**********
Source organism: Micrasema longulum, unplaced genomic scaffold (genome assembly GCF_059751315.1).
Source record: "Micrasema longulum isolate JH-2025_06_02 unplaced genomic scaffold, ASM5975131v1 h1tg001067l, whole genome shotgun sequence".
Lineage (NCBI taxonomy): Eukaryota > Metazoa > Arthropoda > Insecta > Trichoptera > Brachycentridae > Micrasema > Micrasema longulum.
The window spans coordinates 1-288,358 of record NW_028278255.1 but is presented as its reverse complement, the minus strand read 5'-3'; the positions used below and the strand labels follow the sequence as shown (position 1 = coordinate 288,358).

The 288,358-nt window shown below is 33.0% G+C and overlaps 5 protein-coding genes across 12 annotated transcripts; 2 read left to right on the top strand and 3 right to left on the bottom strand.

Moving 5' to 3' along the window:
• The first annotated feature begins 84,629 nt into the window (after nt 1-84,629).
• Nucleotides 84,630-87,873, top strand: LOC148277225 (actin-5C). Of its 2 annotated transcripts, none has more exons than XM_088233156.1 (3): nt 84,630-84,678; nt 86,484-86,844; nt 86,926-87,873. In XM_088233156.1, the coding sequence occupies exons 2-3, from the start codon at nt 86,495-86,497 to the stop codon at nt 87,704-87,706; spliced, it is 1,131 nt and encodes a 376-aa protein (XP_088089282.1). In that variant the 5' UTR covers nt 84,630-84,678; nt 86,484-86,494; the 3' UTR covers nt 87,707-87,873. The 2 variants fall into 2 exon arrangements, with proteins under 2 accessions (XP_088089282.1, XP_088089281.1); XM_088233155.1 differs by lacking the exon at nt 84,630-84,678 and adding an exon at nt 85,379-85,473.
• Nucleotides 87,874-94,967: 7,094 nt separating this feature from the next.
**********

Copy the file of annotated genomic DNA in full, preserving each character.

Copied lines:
Source organism: Micrasema longulum, unplaced genomic scaffold (genome assembly GCF_059751315.1).
Source record: "Micrasema longulum isolate JH-2025_06_02 unplaced genomic scaffold, ASM5975131v1 h1tg001067l, whole genome shotgun sequence".
Lineage (NCBI taxonomy): Eukaryota > Metazoa > Arthropoda > Insecta > Trichoptera > Brachycentridae > Micrasema > Micrasema longulum.
The window spans coordinates 1-288,358 of record NW_028278255.1 but is presented as its reverse complement, the minus strand read 5'-3'; the positions used below and the strand labels follow the sequence as shown (position 1 = coordinate 288,358).

The 288,358-nt window shown below is 33.0% G+C and overlaps 5 protein-coding genes across 12 annotated transcripts; 2 read left to right on the top strand and 3 right to left on the bottom strand.

Moving 5' to 3' along the window:
• The first annotated feature begins 84,629 nt into the window (after nt 1-84,629).
• Nucleotides 84,630-87,873, top strand: LOC148277225 (actin-5C). Of its 2 annotated transcripts, none has more exons than XM_088233156.1 (3): nt 84,630-84,678; nt 86,484-86,844; nt 86,926-87,873. In XM_088233156.1, the coding sequence occupies exons 2-3, from the start codon at nt 86,495-86,497 to the stop codon at nt 87,704-87,706; spliced, it is 1,131 nt and encodes a 376-aa protein (XP_088089282.1). In that variant the 5' UTR covers nt 84,630-84,678; nt 86,484-86,494; the 3' UTR covers nt 87,707-87,873. The 2 variants fall into 2 exon arrangements, with proteins under 2 accessions (XP_088089282.1, XP_088089281.1); XM_088233155.1 differs by lacking the exon at nt 84,630-84,678 and adding an exon at nt 85,379-85,473.
• Nucleotides 87,874-94,967: 7,094 nt separating this feature from the next.